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Posts Tagged ‘sublime’

“A Psalm of Life”

 

Tell me not, in mournful numbers,
        Life is but an empty dream ! —
   For the soul is dead that slumbers,
        And things are not what they seem.

 

    Life is real !   Life is earnest!
        And the grave is not its goal ;
    Dust thou art, to dust returnest,
        Was not spoken of the soul.

 

    Not enjoyment, and not sorrow,
        Is our destined end or way ;
    But to act, that each to-morrow
        Find us farther than to-day.

 

    Art is long, and Time is fleeting,
        And our hearts, though stout and brave,
    Still, like muffled drums, are beating
        Funeral marches to the grave.

 

    In the world’s broad field of battle,
        In the bivouac of Life,
    Be not like dumb, driven cattle !
        Be a hero in the strife !

 

    Trust no Future, howe’er pleasant !
        Let the dead Past bury its dead !
    Act,— act in the living Present !
        Heart within, and God o’erhead !

 

    Lives of great men all remind us
        We can make our lives sublime,
    And, departing, leave behind us
        Footprints on the sands of time ;

 

    Footprints, that perhaps another,
        Sailing o’er life’s solemn main,
    A forlorn and shipwrecked brother,
        Seeing, shall take heart again.

 

    Let us, then, be up and doing,
        With a heart for any fate ;
    Still achieving, still pursuing,
        Learn to labor and to wait.

 

Henry Wadsworth Longfellow was born this date (2/27/1807) in Port­land, Maine.

He was one of the greatest poets of America.  See also his “Oh, How Blest Are Ye Whose Toils Are Ended” And his well known Christmas Carol “I Heard the Bells on Christmas Day.”  He died 3/24/1882.

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I’ve known the joy that only a boy                    

Could feel – the swing of a vine. [1]

That’s entwined in a tree, for lads like me

To discover and enjoy. (Age?  Nine.)

 

I’ve felt the soft nose of a horse at repose,

And jumped o’er the hindquarters bare. [2]

And ridden baby cows or even some sows, [3]

When the farmer or owner wasn’t there.

 

I’ve enjoyed the snow fall; drifts fences tall,

And the resulting thrill – no bus! [4]

Sat with my feet on the oven door for heat,

That coal stove with ashes and fuss. [5]

 

I’ve ridden through a bridge o’er the blue [6]

That was covered and painted red.

Or walked or ran the bare-planked span;

That inside looked like a shed.

 

Ah, and, I’ve felt the pain of a leaving train,

When my lover was inside. [7]

And watched the last light till out of sight,

Then turned on my heel and cried.

 

I’ve stood still and wet on the date set,

Waiting for that girl in white.

Perspiring that season, for more than one reason,

On the year’s last, hot, June night. [8]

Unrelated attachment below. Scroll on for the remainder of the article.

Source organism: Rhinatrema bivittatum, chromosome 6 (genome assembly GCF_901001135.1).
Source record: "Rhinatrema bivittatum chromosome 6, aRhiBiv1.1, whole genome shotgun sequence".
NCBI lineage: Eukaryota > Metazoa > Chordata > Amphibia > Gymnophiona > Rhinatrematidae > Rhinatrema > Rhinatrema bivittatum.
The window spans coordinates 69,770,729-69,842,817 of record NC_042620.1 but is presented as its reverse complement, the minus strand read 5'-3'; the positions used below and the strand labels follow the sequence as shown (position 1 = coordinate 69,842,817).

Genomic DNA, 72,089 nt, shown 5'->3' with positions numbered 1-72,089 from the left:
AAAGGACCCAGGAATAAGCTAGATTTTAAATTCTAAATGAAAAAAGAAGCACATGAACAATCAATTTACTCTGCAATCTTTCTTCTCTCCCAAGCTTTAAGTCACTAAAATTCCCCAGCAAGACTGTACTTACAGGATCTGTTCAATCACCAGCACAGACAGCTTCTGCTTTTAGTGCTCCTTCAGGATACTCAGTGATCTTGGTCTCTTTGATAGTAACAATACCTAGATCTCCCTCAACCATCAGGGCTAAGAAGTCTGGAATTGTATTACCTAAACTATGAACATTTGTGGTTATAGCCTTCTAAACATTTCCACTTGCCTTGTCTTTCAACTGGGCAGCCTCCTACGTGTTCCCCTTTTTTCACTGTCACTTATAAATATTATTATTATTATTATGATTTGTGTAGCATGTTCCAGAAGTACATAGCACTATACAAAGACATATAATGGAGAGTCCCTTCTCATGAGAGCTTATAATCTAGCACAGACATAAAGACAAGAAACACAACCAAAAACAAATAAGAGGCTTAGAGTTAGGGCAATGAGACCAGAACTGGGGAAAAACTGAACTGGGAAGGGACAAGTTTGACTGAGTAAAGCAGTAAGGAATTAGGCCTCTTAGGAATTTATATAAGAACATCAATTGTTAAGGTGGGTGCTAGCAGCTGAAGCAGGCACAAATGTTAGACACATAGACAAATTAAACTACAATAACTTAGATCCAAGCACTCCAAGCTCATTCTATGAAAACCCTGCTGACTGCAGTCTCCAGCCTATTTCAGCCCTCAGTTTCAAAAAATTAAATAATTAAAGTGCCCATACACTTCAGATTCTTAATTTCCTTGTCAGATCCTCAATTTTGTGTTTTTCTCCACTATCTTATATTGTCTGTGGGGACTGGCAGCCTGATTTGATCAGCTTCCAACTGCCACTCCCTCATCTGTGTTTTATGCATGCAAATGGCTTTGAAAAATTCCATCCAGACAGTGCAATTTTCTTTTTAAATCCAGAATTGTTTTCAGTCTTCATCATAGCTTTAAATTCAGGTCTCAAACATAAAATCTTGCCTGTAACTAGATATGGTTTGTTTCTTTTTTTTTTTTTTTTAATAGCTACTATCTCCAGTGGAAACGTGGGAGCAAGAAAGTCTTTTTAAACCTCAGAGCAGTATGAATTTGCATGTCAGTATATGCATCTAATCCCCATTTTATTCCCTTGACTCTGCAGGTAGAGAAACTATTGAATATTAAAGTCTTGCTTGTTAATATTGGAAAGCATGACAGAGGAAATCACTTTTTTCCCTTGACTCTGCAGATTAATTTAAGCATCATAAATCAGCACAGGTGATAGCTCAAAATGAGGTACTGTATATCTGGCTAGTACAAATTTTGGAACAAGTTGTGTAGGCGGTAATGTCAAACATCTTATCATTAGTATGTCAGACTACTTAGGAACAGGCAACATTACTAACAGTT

I’ve relished the smell of fall as it fell,

Time after burning-leaf time,

And drank cider sweet; it was hard to beat

Soft, amber, pure, sublime.

 

I’ve been privileged to hold the tiny mold

From which God makes a man.

And knew that his name and mine were the same;

Twenty-one years the span. [9]

 

I’ve known what it means to have little but beans

And then miss a bean with a dip.

To have cookies is nice – but because of the price

A cookie without a chocolate chip. [10]

 

I’ve walked the drifting miles; mid frowns & now smiles

Of students on Saturday hikes. [11]

Or joined them near nine, asphalt roads to entwine

On our trusty, but soon tiring bikes. [12]

 

I’ve been privileged to be three years near the sea.

O!  The smell of salt in the air!

See it calm or forlorn or white-cappy in storm,

Return with it still in my hair.

 

I’ve walked up with pain the inclined plain

Of a mountain’s bristly backbone.

Provisions in pack on my back,

Miles and hours from a phone. [13]

 

I’ve met and do know some of Christ’s best below

Saints, yes, saints above sod.

Who’ve worked in love, His power to prove,

Before they go home to God.

 

That’s not all I’ve had as a boy or a dad

There are, I’m sure, many more

In thirty one years, many joys, a few tears,

Since birth to seventy-four.       -eab,  2/10/74

 

[1] Off the edge of one of Uncle Wallace and Aunt Em’s fields on the farm off Stage Coach road (parallel with US 22.)

[2] At Mark Ricketts house, my school mate 1952-1957

[3] At Mark Rickett’s to which I’d walk (3-4 miles) to play.

[4] Drifts were from fencepost top to fencepost top in 1950.

[5] Stove also had reservoir for heating water on side.

[6] Was the first kid on and last one off so passed through covered bridge four times a day for most of five years (over 3500 passes).

[7] Union Terminal about 1960, Cincinnati, watching my sweet Martha head home for the summer. Took her there in a taxi.

[8] The church was not air conditioned on June 30, 1961.

[9] Andrew (also called “Charlie Brown”) It was not my idea to name him after me but since Martha wanted that, made him E. Andrew.

[10] Not complaining but times were slim back then.

[11] Hobe high school biology students and I would hike Jupiter Island from the end of the road to the island’s end (approximately 10 miles) specimens they found were theirs – fun belonged to all of us!

[12] Biology kids on bike hikes in Jonathan Dickinson Park. 

[13] Hiked the entire AT (Appalachian Trail) through the Smokies but this particular memory is when Carson, Dan, Andrew, and I ascending Thunderhead on a Christmas vacation trip. 


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